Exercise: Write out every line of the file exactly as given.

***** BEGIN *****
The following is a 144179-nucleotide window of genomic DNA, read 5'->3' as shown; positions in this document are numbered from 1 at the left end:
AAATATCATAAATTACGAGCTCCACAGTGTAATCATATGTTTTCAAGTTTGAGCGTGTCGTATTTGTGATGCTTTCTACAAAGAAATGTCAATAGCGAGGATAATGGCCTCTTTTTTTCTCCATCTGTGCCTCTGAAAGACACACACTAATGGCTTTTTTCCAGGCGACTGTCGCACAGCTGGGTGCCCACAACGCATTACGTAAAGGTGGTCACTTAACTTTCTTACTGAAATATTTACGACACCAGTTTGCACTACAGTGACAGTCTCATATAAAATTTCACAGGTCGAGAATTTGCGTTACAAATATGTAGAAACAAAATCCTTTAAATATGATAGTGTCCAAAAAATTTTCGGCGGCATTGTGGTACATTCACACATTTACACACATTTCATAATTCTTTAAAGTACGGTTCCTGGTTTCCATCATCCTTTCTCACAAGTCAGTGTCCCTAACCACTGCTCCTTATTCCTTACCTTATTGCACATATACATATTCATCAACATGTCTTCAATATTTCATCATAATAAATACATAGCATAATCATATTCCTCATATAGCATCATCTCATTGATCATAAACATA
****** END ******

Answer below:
The following is a 144179-nucleotide window of genomic DNA, read 5'->3' as shown; positions in this document are numbered from 1 at the left end:
AAATATCATAAATTACGAGCTCCACAGTGTAATCATATGTTTTCAAGTTTGAGCGTGTCGTATTTGTGATGCTTTCTACAAAGAAATGTCAATAGCGAGGATAATGGCCTCTTTTTTTCTCCATCTGTGCCTCTGAAAGACACACACTAATGGCTTTTTTCCAGGCGACTGTCGCACAGCTGGGTGCCCACAACGCATTACGTAAAGGTGGTCACTTAACTTTCTTACTGAAATATTTACGACACCAGTTTGCACTACAGTGACAGTCTCATATAAAATTTCACAGGTCGAGAATTTGCGTTACAAATATGTAGAAACAAAATCCTTTAAATATGATAGTGTCCAAAAAATTTTCGGCGGCATTGTGGTACATTCACACATTTACACACATTTCATAATTCTTTAAAGTACGGTTCCTGGTTTCCATCATCCTTTCTCACAAGTCAGTGTCCCTAACCACTGCTCCTTATTCCTTACCTTATTGCACATATACATATTCATCAACATGTCTTCAATATTTCATCATAATAAATACATAGCATAATCATATTCCTCATATAGCATCATCTCATTGATCATAAACATA